Three reasons to watch the Chicago White Sox in 2015

Have you ever noticed how ancient most of the American League Central is? Only the Royals were added to the league via expansion, and only the Twins were originally in another location. Meanwhile, the White Sox and the Indians and the Tigers have all been in their current cities since the American League established itself as a major league in 1901.

The other divisions? The Red Sox are the only East club that’€™s been in place since 1901, and the West doesn’€™t have one at all. Call me sentimental, but there’€™s a special place in my history-loving heart for franchises that have remained essentially unchanged since the Junior Circuit’€™s first Opening Day. Notwithstanding the Indians’€™ generally unpleasant sartorial choices, I can watch a game between two American League Originals purely for that reason alone. Give me a Red Sox-Tigers game in Fenway Park and I’€™m a Leprechaun in clover.

Point being, I don’€™t need a lot of reasons to watch a White Sox game. Especially when you throw in the soothing, sabermetrical tones of Hawk Harrelson.

1. What will the Rookie of the Year do next?

Well, we just gotta watch Jose Abreu. Can he hit 36 homers again? Slug .581 and drive in 107 runs? We can’€™t assume he’€™ll do those things, because the 28-year-old Cuban might well have peaked in his Rookie of the Year season. Then again, maybe he’€™s just getting started. After all, any projection is essentially working off one year of highly useful data, as Abreu jumped straight from Cuba’€™s short seasons with uneven competition to the majors. Oh, and with a year off between. Any reasonable projection will assume some regression this season, because that’€™s the smart play. Abreu might well hit only 30 home runs this season. But would 40 be that surprising?

2. When will we see Carlos Rodon?

Officially, the third overall pick in last June’s amateur draft has logged only 24 1/3 professional innings. But those were some 24 1/3 innings, as Rodon struck out 38 batters and didn’€™t allow a home run. Granted, he did issue 13 walks. Kid’s gotta work on that, right?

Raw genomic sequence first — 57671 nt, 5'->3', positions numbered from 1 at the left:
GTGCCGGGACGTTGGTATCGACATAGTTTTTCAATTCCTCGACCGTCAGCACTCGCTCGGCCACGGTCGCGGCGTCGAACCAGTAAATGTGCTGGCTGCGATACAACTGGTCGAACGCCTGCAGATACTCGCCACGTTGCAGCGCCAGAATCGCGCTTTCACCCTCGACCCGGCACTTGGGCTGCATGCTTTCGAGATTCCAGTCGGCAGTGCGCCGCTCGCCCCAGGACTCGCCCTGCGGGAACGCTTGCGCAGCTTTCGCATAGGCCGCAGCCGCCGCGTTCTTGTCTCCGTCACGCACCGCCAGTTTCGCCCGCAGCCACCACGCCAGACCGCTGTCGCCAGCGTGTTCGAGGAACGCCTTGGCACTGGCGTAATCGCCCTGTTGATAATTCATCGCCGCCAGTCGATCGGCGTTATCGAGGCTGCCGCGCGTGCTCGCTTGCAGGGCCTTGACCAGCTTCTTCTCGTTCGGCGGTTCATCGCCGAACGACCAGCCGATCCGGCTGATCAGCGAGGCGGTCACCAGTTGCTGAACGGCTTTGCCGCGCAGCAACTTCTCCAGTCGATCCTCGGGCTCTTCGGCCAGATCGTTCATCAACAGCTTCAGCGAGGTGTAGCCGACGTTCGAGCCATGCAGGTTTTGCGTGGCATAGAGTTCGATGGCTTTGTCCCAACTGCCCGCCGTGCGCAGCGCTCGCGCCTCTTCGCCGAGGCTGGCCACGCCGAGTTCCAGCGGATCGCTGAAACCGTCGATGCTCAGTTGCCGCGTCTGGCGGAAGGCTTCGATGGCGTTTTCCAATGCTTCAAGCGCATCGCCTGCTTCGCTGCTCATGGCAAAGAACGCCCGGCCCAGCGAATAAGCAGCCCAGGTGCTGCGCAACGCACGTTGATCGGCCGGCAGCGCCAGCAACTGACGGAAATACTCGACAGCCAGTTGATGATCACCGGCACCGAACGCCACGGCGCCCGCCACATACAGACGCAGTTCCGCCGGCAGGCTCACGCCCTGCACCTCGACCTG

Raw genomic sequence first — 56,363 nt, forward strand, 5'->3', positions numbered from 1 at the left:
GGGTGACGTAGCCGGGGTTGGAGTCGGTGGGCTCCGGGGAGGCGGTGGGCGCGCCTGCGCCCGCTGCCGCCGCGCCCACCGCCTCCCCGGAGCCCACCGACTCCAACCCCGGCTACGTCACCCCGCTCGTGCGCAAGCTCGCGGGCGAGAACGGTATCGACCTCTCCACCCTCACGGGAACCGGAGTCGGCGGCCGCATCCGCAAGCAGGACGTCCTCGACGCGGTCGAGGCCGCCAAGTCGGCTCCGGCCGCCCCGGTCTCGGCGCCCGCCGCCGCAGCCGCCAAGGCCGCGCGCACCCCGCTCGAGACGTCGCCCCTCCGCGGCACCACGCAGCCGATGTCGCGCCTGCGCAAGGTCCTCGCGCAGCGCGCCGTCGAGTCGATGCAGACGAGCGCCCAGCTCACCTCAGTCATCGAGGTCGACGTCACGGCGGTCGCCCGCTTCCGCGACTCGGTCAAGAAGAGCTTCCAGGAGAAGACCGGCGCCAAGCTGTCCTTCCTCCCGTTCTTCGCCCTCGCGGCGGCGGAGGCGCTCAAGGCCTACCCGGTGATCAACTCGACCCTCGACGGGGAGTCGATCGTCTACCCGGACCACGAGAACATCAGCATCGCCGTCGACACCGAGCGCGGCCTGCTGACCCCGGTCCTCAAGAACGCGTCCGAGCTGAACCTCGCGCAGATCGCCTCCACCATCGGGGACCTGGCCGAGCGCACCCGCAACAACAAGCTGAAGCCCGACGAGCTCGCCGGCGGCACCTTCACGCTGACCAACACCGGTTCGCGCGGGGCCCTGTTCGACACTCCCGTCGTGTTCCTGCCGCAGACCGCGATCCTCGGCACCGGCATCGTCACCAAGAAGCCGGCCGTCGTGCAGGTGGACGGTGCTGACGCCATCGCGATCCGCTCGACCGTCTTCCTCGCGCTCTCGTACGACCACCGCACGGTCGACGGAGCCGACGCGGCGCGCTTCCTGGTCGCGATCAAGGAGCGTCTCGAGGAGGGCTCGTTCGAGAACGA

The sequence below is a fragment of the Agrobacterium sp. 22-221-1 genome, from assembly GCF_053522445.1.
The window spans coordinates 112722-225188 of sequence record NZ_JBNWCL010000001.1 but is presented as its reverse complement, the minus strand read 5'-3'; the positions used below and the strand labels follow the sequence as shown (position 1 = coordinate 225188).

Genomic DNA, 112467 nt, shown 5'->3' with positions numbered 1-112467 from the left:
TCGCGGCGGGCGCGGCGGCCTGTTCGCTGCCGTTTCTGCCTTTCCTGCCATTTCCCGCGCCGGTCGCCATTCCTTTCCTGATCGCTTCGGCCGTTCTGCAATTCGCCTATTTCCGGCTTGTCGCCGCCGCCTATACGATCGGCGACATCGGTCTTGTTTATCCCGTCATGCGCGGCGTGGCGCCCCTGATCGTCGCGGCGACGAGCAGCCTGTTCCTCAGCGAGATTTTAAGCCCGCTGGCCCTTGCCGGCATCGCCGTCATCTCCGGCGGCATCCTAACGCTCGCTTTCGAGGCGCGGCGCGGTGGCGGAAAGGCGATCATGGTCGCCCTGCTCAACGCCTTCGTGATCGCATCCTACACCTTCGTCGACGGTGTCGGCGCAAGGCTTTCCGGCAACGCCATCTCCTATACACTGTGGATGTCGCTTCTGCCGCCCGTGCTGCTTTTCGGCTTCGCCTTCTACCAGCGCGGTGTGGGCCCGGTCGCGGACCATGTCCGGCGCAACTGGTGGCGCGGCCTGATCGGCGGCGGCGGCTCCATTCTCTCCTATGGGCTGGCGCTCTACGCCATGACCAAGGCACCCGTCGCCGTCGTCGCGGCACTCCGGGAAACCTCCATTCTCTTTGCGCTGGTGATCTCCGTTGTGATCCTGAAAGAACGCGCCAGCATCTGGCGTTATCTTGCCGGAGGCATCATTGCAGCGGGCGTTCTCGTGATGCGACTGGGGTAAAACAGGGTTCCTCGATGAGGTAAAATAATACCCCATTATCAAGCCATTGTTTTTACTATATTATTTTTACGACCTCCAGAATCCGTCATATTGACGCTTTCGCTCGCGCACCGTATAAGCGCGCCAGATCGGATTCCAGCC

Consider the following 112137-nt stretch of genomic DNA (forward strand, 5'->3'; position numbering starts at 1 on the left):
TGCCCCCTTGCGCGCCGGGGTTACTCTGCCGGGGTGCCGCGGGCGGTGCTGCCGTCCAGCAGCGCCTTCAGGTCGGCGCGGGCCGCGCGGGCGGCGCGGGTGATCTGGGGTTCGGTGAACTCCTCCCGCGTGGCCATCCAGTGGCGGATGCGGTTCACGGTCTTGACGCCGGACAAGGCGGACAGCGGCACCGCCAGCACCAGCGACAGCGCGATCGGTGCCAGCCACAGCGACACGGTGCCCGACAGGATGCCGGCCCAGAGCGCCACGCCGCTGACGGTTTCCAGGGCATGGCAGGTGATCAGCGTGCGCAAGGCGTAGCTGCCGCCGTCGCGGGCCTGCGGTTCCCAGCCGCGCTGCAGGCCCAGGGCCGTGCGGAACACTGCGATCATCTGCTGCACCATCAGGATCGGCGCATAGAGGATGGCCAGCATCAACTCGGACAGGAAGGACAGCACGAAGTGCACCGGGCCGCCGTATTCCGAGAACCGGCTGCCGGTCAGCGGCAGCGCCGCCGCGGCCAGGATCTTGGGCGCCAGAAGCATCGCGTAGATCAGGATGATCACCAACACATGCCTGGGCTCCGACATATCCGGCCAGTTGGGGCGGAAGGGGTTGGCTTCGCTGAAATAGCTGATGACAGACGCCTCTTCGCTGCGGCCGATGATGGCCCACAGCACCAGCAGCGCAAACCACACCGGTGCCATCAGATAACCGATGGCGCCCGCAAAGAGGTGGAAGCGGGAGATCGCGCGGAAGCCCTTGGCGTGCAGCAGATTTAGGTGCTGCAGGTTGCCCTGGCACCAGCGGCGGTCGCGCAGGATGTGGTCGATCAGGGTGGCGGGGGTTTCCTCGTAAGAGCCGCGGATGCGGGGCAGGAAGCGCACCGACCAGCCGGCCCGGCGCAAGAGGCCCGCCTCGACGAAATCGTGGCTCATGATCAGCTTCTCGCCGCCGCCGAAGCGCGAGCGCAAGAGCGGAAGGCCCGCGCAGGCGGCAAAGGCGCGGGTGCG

Well, Rodon’s pitched a dozen innings this spring and struck out 19, with just three walks. Wednesday night in Arizona, Rodon K’€™d nine Royals in four innings, which got Twitter all a-twittering.

What’€™s next for Rodon is unknown. Staff ace Chris Sale is opening the season on the disabled list, but is expected to start against Minnesota in Chicago’€™s sixth game, obviating the need for a replacement. Either way, the Sox would likely keep Rodon in the minors for a couple of weeks, just to avoid starting his arbitration clock.

After that, though? Sale spent an entire season in the White Sox bullpen, largely to protect his arm. But Sale’€™s 6-6 and 180 pounds, while Rodon is listed as 6-3 and 234. So maybe he’€™s ready. And considering the relative weakness of the back end of the projected rotation –€“ John Danks and Hector Noesi didn’€™t contribute much last season except innings –€“ Rodon doesn’€™t figure to be on the Sale Protocol. Which might give the White Sox three outstanding starters this summer.

3. Is it (finally) time for Avisail Garcia?

In 2012, Garcia made his major-league debut in late August, with the Tigers, and played a key role down the stretch and into the postseason. He was supposed to become a star in 2013, but of course something funny happened on the way to Cooperstown. Garcia got off to a slow start that spring, and the Tigers first sent him back to the minors, and then to the White Sox in a big three-team trade that netted Jose Iglesias. Garcia performed decently upon joining the Sox, but a shoulder injury limited him to only 46 games in the majors last year.

Now he’€™s supposed to be completely healthy, and once again slated for regular duties in right field. Garcia’€™s projections don’€™t look like much, thanks to his pedestrian career stats in the majors. But he’€™s also got a .366/.411/.522 line in 54 Triple-A games, and at just 23 he’€™s still young enough for a breakout. The White Sox probably need someone besides Abreu to post big numbers, and Garcia might be the best candidate.

Chicago White Sox

2014 record: 73-89

Playoffs: N/A

Projected 2015 record: 78-84*

Key additions: SP Jeff Samardzija, OF Melky Cabrera, RP David Robertson, 1B Adam LaRoche, IF/OF Emilio Bonifacio, RP Zach Duke, RP Dan Jennings, IF Gordon Beckham

Key subtractions: OF Dayan Viciedo, OF Moises Sierra, IF Marcus Semien, OF Jordan Danks, RP Matt Lindstrom